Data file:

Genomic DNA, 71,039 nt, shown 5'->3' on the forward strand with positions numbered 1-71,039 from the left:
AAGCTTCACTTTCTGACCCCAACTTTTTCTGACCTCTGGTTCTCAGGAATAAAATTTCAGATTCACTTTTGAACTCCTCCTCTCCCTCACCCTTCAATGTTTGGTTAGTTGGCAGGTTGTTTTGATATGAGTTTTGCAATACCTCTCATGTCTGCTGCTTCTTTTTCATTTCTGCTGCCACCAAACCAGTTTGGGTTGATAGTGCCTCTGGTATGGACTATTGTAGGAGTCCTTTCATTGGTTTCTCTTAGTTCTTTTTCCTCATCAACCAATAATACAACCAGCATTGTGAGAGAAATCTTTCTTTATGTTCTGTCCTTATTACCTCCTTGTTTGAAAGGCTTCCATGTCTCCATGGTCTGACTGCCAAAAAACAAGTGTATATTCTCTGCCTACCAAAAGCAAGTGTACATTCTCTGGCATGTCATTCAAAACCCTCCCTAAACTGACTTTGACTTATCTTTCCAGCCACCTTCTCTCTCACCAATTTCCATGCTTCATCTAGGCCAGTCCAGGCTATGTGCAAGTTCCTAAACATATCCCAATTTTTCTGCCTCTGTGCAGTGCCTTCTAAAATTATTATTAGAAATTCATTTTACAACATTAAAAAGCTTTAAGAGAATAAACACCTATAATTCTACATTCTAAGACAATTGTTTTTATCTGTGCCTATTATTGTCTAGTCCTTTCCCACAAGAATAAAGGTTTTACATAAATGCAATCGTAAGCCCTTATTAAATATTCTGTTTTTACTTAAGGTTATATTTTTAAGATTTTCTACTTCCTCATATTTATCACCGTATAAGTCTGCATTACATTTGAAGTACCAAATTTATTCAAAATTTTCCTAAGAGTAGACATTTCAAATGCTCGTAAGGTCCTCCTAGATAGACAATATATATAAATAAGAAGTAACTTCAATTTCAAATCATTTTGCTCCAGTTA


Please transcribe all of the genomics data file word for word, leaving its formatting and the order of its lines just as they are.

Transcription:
Genomic DNA, 71,039 nt, shown 5'->3' on the forward strand with positions numbered 1-71,039 from the left:
AAGCTTCACTTTCTGACCCCAACTTTTTCTGACCTCTGGTTCTCAGGAATAAAATTTCAGATTCACTTTTGAACTCCTCCTCTCCCTCACCCTTCAATGTTTGGTTAGTTGGCAGGTTGTTTTGATATGAGTTTTGCAATACCTCTCATGTCTGCTGCTTCTTTTTCATTTCTGCTGCCACCAAACCAGTTTGGGTTGATAGTGCCTCTGGTATGGACTATTGTAGGAGTCCTTTCATTGGTTTCTCTTAGTTCTTTTTCCTCATCAACCAATAATACAACCAGCATTGTGAGAGAAATCTTTCTTTATGTTCTGTCCTTATTACCTCCTTGTTTGAAAGGCTTCCATGTCTCCATGGTCTGACTGCCAAAAAACAAGTGTATATTCTCTGCCTACCAAAAGCAAGTGTACATTCTCTGGCATGTCATTCAAAACCCTCCCTAAACTGACTTTGACTTATCTTTCCAGCCACCTTCTCTCTCACCAATTTCCATGCTTCATCTAGGCCAGTCCAGGCTATGTGCAAGTTCCTAAACATATCCCAATTTTTCTGCCTCTGTGCAGTGCCTTCTAAAATTATTATTAGAAATTCATTTTACAACATTAAAAAGCTTTAAGAGAATAAACACCTATAATTCTACATTCTAAGACAATTGTTTTTATCTGTGCCTATTATTGTCTAGTCCTTTCCCACAAGAATAAAGGTTTTACATAAATGCAATCGTAAGCCCTTATTAAATATTCTGTTTTTACTTAAGGTTATATTTTTAAGATTTTCTACTTCCTCATATTTATCACCGTATAAGTCTGCATTACATTTGAAGTACCAAATTTATTCAAAATTTTCCTAAGAGTAGACATTTCAAATGCTCGTAAGGTCCTCCTAGATAGACAATATATATAAATAAGAAGTAACTTCAATTTCAAATCATTTTGCTCCAGTTA